Naples is a huge city that is divided into 30 quarters (quartieri) each contained within 10 administrative boroughs. Covering 4200 acres, the city centre of Naples is the largest in Europe. The city is served by a two-line metro system and Treno Alta Velocità (high speed train) from the enormous Napoli Centrale station will take you to Rome in 1 hour and 10 minutes.
- Family Friendly: Pozzuoli, 24km to the West of the city centre is near the Parco Regionale dei Campi Flegrei and connected with the city centre by Metro.
- Upmarket: Positano on the Amalfi coast is where you will find celebrities, fashionistas and wealthy jet-setters. Also, Chiaia a hillside enclave overlooking the bay is where the wealthy northern Italians have their summer homes.
- Hip and Trendy: You will find a buzzing night scene around the Piazza Bellini or head to the area of Vomero for more laid back bars and vintage music shops.
- Up and Coming: Santa Lucia - formerly the fishermen's quarter has been regenerated with quiet residential areas. Also Marano di Napoli is a small commune north east of the city that has seen massive investment in recent years.
Cost of Moving
The shipping costs of moving to Naples vary from inside and outside mainland Europe. A 20ft container will cost around €1500 from the major European cities such as London, Paris or Madrid. From further afield such as New York, Dubai, Sydney and Melbourne you will pay between €6000 and €7000.
Schools and Education
Education in Italy is free from age 3 up to and including university. The school system is divided into pre-school (kindergarten), primary, junior and secondary or high school. Children are not legally required to start school until age 6.
Expat parents moving to Naples can choose to send their children to one of the 850 public schools, which are free to non-Italians, or to a private international school. The International School of Naples is centrally located and offers tuition in English and Italian. Students work towards the American High School Diploma and fees range from €4000 to €8700 per year. There is also a range of schools catering for the children of military personnel, including the Anglo-Italian School.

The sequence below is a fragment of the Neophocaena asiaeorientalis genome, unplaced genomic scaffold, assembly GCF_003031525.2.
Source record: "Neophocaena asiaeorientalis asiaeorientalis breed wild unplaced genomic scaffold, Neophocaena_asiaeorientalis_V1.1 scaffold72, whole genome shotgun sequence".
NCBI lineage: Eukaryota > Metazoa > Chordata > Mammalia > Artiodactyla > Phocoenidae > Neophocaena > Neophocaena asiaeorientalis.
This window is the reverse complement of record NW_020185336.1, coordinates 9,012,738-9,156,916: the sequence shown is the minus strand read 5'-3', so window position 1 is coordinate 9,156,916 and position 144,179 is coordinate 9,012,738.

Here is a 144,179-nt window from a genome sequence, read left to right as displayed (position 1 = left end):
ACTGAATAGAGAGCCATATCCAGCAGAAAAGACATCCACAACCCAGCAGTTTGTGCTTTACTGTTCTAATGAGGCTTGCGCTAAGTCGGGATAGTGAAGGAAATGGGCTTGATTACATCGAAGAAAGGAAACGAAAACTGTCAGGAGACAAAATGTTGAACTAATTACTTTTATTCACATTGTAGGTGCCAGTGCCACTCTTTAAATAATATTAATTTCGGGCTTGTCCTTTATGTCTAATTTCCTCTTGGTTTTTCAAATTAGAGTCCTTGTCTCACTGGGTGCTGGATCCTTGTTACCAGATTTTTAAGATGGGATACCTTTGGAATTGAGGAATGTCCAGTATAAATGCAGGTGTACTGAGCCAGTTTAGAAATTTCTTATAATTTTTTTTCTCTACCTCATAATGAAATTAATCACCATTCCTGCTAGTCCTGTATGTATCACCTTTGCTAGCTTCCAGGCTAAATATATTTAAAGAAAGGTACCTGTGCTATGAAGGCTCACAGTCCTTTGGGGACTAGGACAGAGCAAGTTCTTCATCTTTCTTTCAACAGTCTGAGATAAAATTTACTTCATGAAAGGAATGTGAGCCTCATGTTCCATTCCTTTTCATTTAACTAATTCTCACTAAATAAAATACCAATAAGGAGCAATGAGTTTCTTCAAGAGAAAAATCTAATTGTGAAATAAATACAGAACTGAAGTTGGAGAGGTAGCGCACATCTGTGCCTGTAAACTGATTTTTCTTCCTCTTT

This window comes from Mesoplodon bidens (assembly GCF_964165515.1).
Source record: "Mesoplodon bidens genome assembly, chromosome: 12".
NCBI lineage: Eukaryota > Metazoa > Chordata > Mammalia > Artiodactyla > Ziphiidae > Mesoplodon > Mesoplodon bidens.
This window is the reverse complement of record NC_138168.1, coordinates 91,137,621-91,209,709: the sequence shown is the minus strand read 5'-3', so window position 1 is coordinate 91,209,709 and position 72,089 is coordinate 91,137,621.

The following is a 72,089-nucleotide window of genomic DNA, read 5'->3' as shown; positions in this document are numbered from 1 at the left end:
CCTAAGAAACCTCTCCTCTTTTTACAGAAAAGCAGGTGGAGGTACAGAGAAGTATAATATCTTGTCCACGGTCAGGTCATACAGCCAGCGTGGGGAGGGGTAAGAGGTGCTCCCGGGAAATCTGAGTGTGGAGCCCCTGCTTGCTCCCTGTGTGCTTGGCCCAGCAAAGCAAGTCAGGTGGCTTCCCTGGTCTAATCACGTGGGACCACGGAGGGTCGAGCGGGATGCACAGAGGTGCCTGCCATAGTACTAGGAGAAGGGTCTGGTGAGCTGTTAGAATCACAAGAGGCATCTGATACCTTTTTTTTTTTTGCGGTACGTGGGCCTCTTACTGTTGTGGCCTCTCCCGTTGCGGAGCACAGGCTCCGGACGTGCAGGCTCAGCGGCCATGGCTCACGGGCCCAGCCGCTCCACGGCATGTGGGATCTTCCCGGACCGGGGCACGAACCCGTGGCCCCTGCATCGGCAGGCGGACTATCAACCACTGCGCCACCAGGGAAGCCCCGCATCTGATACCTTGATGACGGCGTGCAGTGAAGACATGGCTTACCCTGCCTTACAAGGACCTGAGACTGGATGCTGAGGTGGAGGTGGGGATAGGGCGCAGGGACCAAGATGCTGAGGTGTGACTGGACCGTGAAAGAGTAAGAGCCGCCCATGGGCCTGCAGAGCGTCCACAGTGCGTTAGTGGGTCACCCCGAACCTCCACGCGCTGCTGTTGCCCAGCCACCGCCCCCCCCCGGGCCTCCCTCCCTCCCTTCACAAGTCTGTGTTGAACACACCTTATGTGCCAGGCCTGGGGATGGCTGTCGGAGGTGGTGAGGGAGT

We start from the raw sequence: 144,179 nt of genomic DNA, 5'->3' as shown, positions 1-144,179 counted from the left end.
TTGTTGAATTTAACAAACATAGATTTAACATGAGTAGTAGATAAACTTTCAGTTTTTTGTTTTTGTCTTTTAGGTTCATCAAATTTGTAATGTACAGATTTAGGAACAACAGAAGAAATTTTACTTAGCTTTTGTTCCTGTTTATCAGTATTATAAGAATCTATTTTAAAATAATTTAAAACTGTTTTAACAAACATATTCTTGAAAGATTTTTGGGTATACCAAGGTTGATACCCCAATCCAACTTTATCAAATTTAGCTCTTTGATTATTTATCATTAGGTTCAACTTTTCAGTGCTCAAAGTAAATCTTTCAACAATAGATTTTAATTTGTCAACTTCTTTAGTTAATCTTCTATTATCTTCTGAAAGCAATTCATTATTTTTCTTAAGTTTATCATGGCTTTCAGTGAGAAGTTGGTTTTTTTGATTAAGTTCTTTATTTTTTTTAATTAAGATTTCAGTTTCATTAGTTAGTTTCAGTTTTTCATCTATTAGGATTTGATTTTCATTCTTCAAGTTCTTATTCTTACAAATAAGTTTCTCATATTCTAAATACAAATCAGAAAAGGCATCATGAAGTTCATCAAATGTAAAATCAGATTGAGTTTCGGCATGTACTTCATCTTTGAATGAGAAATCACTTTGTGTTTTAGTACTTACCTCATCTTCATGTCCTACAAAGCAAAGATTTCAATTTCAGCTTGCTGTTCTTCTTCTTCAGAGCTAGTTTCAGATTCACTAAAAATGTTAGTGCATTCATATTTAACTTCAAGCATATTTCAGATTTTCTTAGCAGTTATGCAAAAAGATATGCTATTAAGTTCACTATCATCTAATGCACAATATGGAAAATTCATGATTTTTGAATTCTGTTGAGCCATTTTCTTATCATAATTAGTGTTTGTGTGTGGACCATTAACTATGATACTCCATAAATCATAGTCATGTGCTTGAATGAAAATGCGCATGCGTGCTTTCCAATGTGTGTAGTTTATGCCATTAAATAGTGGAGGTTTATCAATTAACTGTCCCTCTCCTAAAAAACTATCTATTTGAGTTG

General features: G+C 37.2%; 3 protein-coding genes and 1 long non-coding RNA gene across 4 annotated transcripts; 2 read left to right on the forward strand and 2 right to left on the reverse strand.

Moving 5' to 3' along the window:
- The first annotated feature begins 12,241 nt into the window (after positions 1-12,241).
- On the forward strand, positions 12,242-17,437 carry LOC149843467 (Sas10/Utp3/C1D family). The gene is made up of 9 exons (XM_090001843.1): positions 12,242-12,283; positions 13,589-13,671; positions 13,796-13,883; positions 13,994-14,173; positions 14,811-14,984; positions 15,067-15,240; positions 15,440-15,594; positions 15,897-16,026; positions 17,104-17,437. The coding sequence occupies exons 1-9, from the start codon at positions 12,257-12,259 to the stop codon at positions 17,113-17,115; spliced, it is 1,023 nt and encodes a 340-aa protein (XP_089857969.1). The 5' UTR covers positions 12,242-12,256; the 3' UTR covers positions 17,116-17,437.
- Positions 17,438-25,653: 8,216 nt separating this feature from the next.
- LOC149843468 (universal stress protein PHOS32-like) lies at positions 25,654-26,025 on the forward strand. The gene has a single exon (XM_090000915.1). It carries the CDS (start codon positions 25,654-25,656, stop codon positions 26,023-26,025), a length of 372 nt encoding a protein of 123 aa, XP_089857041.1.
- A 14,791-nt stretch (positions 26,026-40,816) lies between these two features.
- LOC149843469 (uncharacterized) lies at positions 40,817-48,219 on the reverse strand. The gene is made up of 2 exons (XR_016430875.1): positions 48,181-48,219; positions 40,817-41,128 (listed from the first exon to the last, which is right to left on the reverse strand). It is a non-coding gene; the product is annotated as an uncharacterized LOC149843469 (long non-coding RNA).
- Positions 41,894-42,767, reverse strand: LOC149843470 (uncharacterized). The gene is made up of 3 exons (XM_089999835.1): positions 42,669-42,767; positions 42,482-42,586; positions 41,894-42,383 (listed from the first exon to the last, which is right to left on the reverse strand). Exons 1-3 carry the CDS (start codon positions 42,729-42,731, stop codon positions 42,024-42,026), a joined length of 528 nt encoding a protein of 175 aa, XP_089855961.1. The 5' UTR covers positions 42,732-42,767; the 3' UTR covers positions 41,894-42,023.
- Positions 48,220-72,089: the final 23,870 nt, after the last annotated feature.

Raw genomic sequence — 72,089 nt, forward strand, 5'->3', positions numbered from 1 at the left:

Naples has a number of higher education institutions, the most prominent being the University of Naples Federico II. Founded in 1224, it is thought to be the oldest state university in the world. It is also one of the largest in the EU. The university has 13 faculties and is ranked 345th on the QS Top University Rankings.
Ranking Against the World
Naples has the fourth largest economy in Italy, although the closure of a number of factories, soaring unemployment and corruption has dented the city's productivity in recent years. Throughout history Naples has been a significant shipping and military hub. The vast Port of Naples remains an important global sea gateway with the second highest level of passenger flow in the world (after Hong Kong). The city is also host to the NATO Allied Joint Force Command and is home to a large number of military personnel from around the world.
Naples is also a UNESCO World Heritage Listed site and City of Literature. However, despite its rich history and cultural legacy, Naples has suffered during the recession and was named the city with the worst quality of life in Italy by the newspaper Il Sole 24 Ore. Compared to cities such as London, Rome, Dubai and Sydney, Neapolitans report higher crime and pollution levels and poor standards of health.
A Day in the Life
Nothing about Naples exudes calm and daily life here can be frenetic. In a city where traffic is lawless, crime is rife, where rubbish piles in the streets alongside magnificent architecture and a shrine to footballer Diego Maradona (including a hair from his head) is tended daily by residents, Naples is nothing but unique. Yet despite its reputation, expats become fiercely loyal to the city and the warm-hearted Neapolitans, stating that chaos is part of its charm.
A normal working day in Naples would probably start by catching the Metro or bus to work, grabbing an eye-wateringly strong shot of Neapolitan espresso as you go. The traditional two-hour lunch break in much of southern Italy means that you may join the hundreds of workers who return home for spaghetti alla napoletana and a siesta. After work you could head to the ancient pizza district located around the San Domenico Maggiorechurch for a traditional margherita and a bottle of Greco di Tufo wine or simply people watch with a cold beer in the Piazza Bellini. You could then catch some live music and watch the sun set over the bay at the famous Arenile beach club.